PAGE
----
by Kevin Brown | September 05, 2014
Torrential flooding posed major problems for Phoenix in August, but public service workers rose to the challenge and saved the day.
Dennis Martinez, a fire emergency dispatcher and AFSCME Local 2960 member, reported 18 swift water rescue assignments in just a 12-hour period at their call center. Swift water rescues are very intense and can require up to 15 to 20 fire apparatuses and specially trained technical firefighters.
During a rescue, captured by Fox 10, one of Martinez’s team members remained on the phone with the survivors for more than 45 minutes, providing vital information for a successful rescue. The home moved more than 20-feet from its original address and the flooding forced firefighters to use a helicopter to land on the roof.
“We handled more than 6,000 calls during the hours of the flood, dispatching units to multiple emergency situations,” Martinez said. “Every second is a matter of life and death, we are grateful to have been prepared to play a huge role to ensure the safety of our residents. It was a great combined effort of city employees.”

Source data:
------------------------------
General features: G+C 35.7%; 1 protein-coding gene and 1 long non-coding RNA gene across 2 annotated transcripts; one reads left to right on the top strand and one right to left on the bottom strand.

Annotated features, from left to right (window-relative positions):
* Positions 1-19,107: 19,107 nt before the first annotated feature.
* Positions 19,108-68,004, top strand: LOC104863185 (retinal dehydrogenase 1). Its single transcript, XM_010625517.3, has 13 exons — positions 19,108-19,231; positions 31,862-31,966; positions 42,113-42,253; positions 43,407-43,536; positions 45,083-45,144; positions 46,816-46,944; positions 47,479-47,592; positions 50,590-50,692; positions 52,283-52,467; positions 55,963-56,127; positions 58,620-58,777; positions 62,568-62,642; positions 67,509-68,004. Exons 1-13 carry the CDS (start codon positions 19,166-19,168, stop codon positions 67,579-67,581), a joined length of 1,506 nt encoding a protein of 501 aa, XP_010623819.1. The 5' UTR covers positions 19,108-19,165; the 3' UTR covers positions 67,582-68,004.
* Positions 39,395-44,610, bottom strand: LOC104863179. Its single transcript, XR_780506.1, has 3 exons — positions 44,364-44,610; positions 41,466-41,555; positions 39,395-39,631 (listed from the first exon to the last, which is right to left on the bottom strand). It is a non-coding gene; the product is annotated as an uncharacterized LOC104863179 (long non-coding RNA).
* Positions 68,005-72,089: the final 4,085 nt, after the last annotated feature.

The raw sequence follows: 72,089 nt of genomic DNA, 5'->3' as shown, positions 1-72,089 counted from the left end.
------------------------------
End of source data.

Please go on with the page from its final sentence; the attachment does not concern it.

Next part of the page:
Arizona is known for its monsoon season, which lasts from June to September and carries a severe threat of mudslides and aggressive flash floods. Improvised evacuations and rescue missions are common during this time period. The desert around Phoenix sees very little rain most of the year, so that in the event of an intense storm the water has nowhere to go.
For city employees at the Union Hills Water Treatment Plant, the first task was to close the intakes before the plant could be contaminated with unsanitary water spilling over the banks of the Skunk Creek Wash. Their courageous efforts protected the health of many Phoenix residents and the infrastructure of the plant. The intakes remained shut down for nearly 15 minutes to let the mud flow by, safely out of the path of clean drinking water.
“We have a good response team at Union Hills. As soon as we realized the threat of the flooding, we took to the problem and closed off the intakes and relied on the other four water plants to supply clean water to our residents,” said Julian Marquez, AFSCME Local 2384 member and a building maintenance worker.
The Union Hills Water Treatment Plant intakes were reopened and no deaths or major injuries were reported due to the flooding; however, heroic stories of public servants and neighbors banding together to ensure the safety of their communities continue to surface.